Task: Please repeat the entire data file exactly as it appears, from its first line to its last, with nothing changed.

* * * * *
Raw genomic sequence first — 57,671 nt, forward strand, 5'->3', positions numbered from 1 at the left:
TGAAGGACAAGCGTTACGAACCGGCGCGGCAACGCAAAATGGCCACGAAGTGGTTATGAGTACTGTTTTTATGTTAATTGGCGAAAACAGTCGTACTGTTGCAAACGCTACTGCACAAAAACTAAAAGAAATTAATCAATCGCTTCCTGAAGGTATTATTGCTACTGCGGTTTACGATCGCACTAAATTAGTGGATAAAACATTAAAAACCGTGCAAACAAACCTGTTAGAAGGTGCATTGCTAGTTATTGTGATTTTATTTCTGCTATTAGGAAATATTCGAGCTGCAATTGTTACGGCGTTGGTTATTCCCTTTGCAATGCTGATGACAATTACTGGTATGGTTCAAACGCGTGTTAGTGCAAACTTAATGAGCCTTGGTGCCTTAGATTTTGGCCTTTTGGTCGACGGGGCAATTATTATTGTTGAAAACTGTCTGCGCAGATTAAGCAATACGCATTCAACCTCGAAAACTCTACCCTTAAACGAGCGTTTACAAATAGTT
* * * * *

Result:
Raw genomic sequence first — 57,671 nt, forward strand, 5'->3', positions numbered from 1 at the left:
TGAAGGACAAGCGTTACGAACCGGCGCGGCAACGCAAAATGGCCACGAAGTGGTTATGAGTACTGTTTTTATGTTAATTGGCGAAAACAGTCGTACTGTTGCAAACGCTACTGCACAAAAACTAAAAGAAATTAATCAATCGCTTCCTGAAGGTATTATTGCTACTGCGGTTTACGATCGCACTAAATTAGTGGATAAAACATTAAAAACCGTGCAAACAAACCTGTTAGAAGGTGCATTGCTAGTTATTGTGATTTTATTTCTGCTATTAGGAAATATTCGAGCTGCAATTGTTACGGCGTTGGTTATTCCCTTTGCAATGCTGATGACAATTACTGGTATGGTTCAAACGCGTGTTAGTGCAAACTTAATGAGCCTTGGTGCCTTAGATTTTGGCCTTTTGGTCGACGGGGCAATTATTATTGTTGAAAACTGTCTGCGCAGATTAAGCAATACGCATTCAACCTCGAAAACTCTACCCTTAAACGAGCGTTTACAAATAGTT